A bond is a financial instrument that involves lending money to an institution for a fixed period of time. Borrowers issue bonds to raise money from investors willing to lend them money for a certain amount of time.
When you buy a bond, you are lending to the issuer, which may be a government, municipality, or corporation.
In return, the issuer promises to pay you a specified rate of interest during the life of the bond and to repay the principal, also known as face value or par value of the bond, when it “matures,” or comes due after a set period of time.
Governments (at all levels) and corporations commonly use bonds in order to borrow money. Governments need to fund roads, schools, dams, or other infrastructure.
Corporations will issue bonds to grow their business, buy property and equipment, undertake profitable projects, for research and development, or to hire employees.
Bonds are the most common type of fixed-income security, but others include CFDs, money markets, and preferred shares. Bonds usually come in four varieties, depending on the type of institution you are lending to.
- Corporate bonds are issued by companies. Companies issue bonds rather than seek bank loans for debt financing in many cases because bond markets offer more favorable terms and lower interest rates.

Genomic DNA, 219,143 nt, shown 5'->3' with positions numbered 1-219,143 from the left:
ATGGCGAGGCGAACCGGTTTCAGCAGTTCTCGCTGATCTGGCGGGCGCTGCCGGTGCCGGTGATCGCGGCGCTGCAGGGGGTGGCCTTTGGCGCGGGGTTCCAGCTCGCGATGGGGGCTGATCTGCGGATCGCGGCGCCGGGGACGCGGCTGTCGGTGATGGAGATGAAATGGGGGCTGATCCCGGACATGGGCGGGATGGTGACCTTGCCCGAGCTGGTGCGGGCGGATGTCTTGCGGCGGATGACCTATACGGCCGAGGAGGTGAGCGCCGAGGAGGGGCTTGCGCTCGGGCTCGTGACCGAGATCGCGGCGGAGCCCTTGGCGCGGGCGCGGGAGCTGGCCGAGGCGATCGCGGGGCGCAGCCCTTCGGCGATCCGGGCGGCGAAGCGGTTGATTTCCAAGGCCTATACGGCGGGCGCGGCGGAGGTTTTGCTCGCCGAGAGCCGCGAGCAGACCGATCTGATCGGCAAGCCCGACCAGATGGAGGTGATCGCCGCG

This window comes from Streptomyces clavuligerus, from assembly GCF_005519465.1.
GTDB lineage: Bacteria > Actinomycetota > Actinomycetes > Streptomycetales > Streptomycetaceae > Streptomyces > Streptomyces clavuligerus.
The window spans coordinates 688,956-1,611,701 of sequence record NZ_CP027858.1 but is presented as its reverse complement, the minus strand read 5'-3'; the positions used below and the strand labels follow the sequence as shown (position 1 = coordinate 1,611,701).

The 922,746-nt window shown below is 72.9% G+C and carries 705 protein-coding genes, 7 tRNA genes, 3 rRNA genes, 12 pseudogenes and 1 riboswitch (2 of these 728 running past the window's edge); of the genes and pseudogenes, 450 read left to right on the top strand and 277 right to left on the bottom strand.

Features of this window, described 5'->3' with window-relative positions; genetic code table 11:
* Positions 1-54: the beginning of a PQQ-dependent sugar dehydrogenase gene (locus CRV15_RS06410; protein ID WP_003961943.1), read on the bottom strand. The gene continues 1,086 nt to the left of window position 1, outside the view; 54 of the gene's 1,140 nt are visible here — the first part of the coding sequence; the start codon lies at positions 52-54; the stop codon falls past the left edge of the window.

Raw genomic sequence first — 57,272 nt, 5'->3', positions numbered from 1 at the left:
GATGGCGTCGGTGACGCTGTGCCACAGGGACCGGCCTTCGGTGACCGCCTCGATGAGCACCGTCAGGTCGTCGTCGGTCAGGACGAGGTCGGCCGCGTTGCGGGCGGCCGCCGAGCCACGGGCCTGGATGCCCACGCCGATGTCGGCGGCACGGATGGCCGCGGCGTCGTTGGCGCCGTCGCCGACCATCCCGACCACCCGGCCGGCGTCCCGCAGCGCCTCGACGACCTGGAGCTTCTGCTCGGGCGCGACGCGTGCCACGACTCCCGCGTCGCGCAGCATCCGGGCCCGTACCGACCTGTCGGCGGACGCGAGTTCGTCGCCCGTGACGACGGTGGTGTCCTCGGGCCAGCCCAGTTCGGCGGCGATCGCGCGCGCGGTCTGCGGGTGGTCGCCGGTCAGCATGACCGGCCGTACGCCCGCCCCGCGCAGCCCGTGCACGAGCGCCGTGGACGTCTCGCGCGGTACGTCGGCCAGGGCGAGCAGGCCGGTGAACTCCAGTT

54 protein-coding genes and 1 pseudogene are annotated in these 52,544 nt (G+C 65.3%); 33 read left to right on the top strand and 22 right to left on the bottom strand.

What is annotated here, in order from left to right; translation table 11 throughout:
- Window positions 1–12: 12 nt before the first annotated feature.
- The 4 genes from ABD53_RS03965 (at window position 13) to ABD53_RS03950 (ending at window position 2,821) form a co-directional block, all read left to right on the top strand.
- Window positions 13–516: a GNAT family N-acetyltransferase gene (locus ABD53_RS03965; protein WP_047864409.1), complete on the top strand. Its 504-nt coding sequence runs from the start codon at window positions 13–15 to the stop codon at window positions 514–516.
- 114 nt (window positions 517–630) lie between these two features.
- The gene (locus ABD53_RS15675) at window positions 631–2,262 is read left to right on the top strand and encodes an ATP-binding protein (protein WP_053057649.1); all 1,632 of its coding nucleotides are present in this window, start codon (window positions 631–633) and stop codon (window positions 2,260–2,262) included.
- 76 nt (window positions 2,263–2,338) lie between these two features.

- Municipal bonds are issued by states and municipalities. Some municipal bonds offer tax-free coupon income for investors.
- Government bonds such as those issued by the U.S. Treasury. Bonds issued by the Treasury with a year or less to maturity are called “bills”; bonds issued with 1–10 years to maturity are called “notes”; and bonds issued with more than 10 years to maturity are called “bonds”. The entire category of bonds issued by a government treasury is often collectively referred to as “Treasuries.” Government bonds issued by national governments may be referred to as sovereign debt.
- Agency bonds are those issued by government-affiliated organizations such as Fannie Mae or Freddie Mac.
Owners of bonds are debtholders, or creditors, of the issuer.
The bond will contain details of its interest rate (known as its coupon) from the outset.
Since your initial investment is returned to you after the period of the bond expires (called the maturity date), this is the only profit that bonds pay.
Bond values are set at par, typically either $100 or $1000.
This represents the face value, or the amount that the initial investment will be worth at the bond’s maturity. Interest rates are a calculation of the credit status of the issuer and the duration of the loan.
Bond prices are inversely correlated with interest rates: when rates go up, bond prices fall and vice-versa.
Bonds have maturity dates at which point the principal amount must be paid back in full or risk default.